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The Big Read: As the sun goes down on the taxi industry, some adapt while others risk being left behind

SINGAPORE — Having been a taxi driver for 28 years, 63-year-old Anthony Oh was accustomed to the “traditional” means of picking up passengers — either by waiting at taxi stands, or by picking up riders hailing cabs on the street. 

While younger taxi drivers are generally more willing to adapt to new technology such as ride-hailing applications or are willing to accept customers on multiple ride-hailing platforms, older drivers — those aged 60 and above — are generally more accustomed to “old-school” methods such as accepting flagdown rides, or bidding for jobs on their taxi terminals.

While younger taxi drivers are generally more willing to adapt to new technology such as ride-hailing applications or are willing to accept customers on multiple ride-hailing platforms, older drivers — those aged 60 and above — are generally more accustomed to “old-school” methods such as accepting flagdown rides, or bidding for jobs on their taxi terminals.

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  • The entry of ride-hailing firms such as Grab and Gojek into the Singapore market has meant that competition within the point-to-point sector is now in the digital space 
  • This has left many older taxi drivers, who are used to picking up passengers at taxi stands and flagdowns, at a disadvantage 
  • While some have tried to learn and adapt, others are more averse to change and prefer to stick to old ways 
  • The increasing need to adopt technology comes amid a significant fall in taxi fleet numbers over the past decade 
  • Analysts said the onus is on older drivers to upskill but one of them noted that the plight of these drivers need to be looked at in the broader societal context

SINGAPORE — Having been a taxi driver for 28 years, 63-year-old Anthony Oh was accustomed to the “traditional” means of picking up passengers — either by waiting at taxi stands, or by picking up riders hailing cabs on the street. 

This had served him well — until the pandemic struck and his income took a drastic hit as people stayed at home and preferred to book their rides on ride-hailing applications. 

“We actually didn’t earn much at all, because we have to pay for the taxi rental,” he said. “Maybe I earned only S$50 a day after driving for eight hours.” 

It was because of this that Mr Oh felt pressured to do something he had previously dreaded — sign up with a ride-hailing company to increase his chances of getting a trip. 

He was not comfortable with doing this at first, not because it meant learning a new skill but because he had an axe to grind with these ride hailing companies. 

The entrance of ride-hailing applications such as Uber and Grab back in 2013 and 2014 respectively was met with derision by many taxi drivers who felt they had lost business to the new entrants. 

“Initially when (the ride-hailing firms) came in, they were actually making us taxi drivers lose out, because the rides they were offering were very cheap, so we found that we (taxi drivers) were working more and earning less,” he said.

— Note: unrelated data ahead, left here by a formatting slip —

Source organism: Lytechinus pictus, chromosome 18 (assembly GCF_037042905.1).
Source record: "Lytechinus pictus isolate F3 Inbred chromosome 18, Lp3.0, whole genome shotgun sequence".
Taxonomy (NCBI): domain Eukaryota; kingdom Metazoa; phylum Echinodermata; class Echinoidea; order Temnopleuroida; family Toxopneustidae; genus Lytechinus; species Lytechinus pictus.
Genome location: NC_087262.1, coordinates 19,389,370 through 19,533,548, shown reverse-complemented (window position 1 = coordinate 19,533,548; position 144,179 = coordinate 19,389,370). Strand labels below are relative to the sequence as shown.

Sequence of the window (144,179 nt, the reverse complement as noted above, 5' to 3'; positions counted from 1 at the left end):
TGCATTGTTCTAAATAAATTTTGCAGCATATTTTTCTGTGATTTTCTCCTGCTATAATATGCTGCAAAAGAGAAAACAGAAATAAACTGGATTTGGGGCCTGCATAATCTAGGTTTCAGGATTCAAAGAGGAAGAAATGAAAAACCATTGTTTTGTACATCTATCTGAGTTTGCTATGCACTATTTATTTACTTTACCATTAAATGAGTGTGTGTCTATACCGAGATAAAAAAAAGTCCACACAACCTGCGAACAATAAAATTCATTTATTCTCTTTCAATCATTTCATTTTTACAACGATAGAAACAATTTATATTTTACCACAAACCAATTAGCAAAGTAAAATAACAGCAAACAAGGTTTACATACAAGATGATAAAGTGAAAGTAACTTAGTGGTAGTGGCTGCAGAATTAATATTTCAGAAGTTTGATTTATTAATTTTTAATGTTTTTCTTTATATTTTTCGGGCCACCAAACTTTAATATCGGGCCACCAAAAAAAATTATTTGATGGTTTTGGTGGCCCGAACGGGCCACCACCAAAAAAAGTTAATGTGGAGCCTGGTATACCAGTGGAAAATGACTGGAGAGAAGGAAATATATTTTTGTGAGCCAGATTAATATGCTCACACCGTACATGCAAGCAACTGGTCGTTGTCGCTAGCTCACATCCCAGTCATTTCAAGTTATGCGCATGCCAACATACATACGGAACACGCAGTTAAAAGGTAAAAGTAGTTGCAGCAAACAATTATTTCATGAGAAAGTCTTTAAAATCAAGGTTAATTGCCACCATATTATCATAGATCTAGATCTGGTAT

In November last year, Mr Oh cast his prejudices aside and signed up with a ride-hailing application. Since then, he has seen an increase in earnings and passenger pick-ups. Now, he can pick up passengers with his taxi off the streets, while also depending on the application for additional bookings. 

While he used to pick up only about seven passengers a day before using the application, he now picks up about 12 passengers a day. 

In fact, he now depends almost entirely on bookings made through the application. 

“Now I rarely do flag downs, maybe only one to two trips a day will be like that, nowadays 90 per cent of my jobs are from the (ride-hailing application)... it’s convenient for everybody, both the driver and the passenger.” 

But not all senior taxi drivers whom TODAY spoke to were as open as Mr Oh to adapting to new technology. 

One taxi driver who has shunned away from the ride-hailing applications is Mr Vincent Goh, 60. 

He recalled that when ride-hailing applications entered the Singapore market almost a decade ago, there was a strong temptation for taxi drivers to quit their transport companies and join these platforms. 
 
Mr Goh, who has been a taxi driver since 2005, said that he did not jump on the bandwagon, as he trusted his taxi company more than these new players when it came to “benefits and security”, such as insurance coverage and vehicle maintenance coverage.  

“I think the taxi industry is more protected in that sense, the (new players) are just disruptors,” said Mr Goh.

“Customers always like to have something new, like the taste of taking a private transport as if they have a chauffeur… but for older taxi drivers, who have been driving for over 10 years, they will say that (the new model) is difficult to accept.”

Mr Vincent Goh, 60, has been a taxi driver since 2005.
Customers always like to have something new, like the taste of taking a private transport as if they have a chauffeur… but for older taxi drivers, who have been driving for over 10 years, they will say that (the new model) is difficult to accept.
Taxi driver Vincent Goh, 60, who has shunned away from the ride-hailing applications